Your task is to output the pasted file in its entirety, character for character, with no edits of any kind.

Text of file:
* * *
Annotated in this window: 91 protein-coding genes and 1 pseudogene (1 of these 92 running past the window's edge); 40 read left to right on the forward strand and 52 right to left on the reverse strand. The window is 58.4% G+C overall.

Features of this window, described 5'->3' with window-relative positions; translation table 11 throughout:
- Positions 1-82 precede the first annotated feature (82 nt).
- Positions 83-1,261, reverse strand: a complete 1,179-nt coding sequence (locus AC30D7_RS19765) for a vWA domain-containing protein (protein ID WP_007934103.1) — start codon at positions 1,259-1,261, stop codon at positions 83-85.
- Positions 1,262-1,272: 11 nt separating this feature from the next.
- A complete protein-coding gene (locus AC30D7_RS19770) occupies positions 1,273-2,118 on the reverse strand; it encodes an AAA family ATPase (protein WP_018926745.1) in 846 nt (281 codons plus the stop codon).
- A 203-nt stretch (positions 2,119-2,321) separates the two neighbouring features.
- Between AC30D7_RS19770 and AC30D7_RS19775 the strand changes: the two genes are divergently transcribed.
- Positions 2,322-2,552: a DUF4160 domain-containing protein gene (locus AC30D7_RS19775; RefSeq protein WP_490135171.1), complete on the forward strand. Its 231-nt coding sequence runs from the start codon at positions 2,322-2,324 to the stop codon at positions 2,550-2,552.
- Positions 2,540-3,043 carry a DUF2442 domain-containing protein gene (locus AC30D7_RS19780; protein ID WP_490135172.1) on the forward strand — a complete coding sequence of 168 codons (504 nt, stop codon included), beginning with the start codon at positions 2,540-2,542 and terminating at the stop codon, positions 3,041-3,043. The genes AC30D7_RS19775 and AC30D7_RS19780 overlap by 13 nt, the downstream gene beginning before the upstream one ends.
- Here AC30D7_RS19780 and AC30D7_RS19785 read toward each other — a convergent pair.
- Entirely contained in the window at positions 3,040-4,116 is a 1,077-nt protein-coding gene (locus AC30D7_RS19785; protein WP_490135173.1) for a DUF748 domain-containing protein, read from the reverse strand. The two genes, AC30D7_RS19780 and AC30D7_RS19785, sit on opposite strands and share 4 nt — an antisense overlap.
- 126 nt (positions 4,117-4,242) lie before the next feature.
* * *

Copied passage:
Annotated in this window: 91 protein-coding genes and 1 pseudogene (1 of these 92 running past the window's edge); 40 read left to right on the forward strand and 52 right to left on the reverse strand. The window is 58.4% G+C overall.

Features of this window, described 5'->3' with window-relative positions; translation table 11 throughout:
- Positions 1-82 precede the first annotated feature (82 nt).
- Positions 83-1,261, reverse strand: a complete 1,179-nt coding sequence (locus AC30D7_RS19765) for a vWA domain-containing protein (protein ID WP_007934103.1) — start codon at positions 1,259-1,261, stop codon at positions 83-85.
- Positions 1,262-1,272: 11 nt separating this feature from the next.
- A complete protein-coding gene (locus AC30D7_RS19770) occupies positions 1,273-2,118 on the reverse strand; it encodes an AAA family ATPase (protein WP_018926745.1) in 846 nt (281 codons plus the stop codon).
- A 203-nt stretch (positions 2,119-2,321) separates the two neighbouring features.
- Between AC30D7_RS19770 and AC30D7_RS19775 the strand changes: the two genes are divergently transcribed.
- Positions 2,322-2,552: a DUF4160 domain-containing protein gene (locus AC30D7_RS19775; RefSeq protein WP_490135171.1), complete on the forward strand. Its 231-nt coding sequence runs from the start codon at positions 2,322-2,324 to the stop codon at positions 2,550-2,552.
- Positions 2,540-3,043 carry a DUF2442 domain-containing protein gene (locus AC30D7_RS19780; protein ID WP_490135172.1) on the forward strand — a complete coding sequence of 168 codons (504 nt, stop codon included), beginning with the start codon at positions 2,540-2,542 and terminating at the stop codon, positions 3,041-3,043. The genes AC30D7_RS19775 and AC30D7_RS19780 overlap by 13 nt, the downstream gene beginning before the upstream one ends.
- Here AC30D7_RS19780 and AC30D7_RS19785 read toward each other — a convergent pair.
- Entirely contained in the window at positions 3,040-4,116 is a 1,077-nt protein-coding gene (locus AC30D7_RS19785; protein WP_490135173.1) for a DUF748 domain-containing protein, read from the reverse strand. The two genes, AC30D7_RS19780 and AC30D7_RS19785, sit on opposite strands and share 4 nt — an antisense overlap.
- 126 nt (positions 4,117-4,242) lie before the next feature.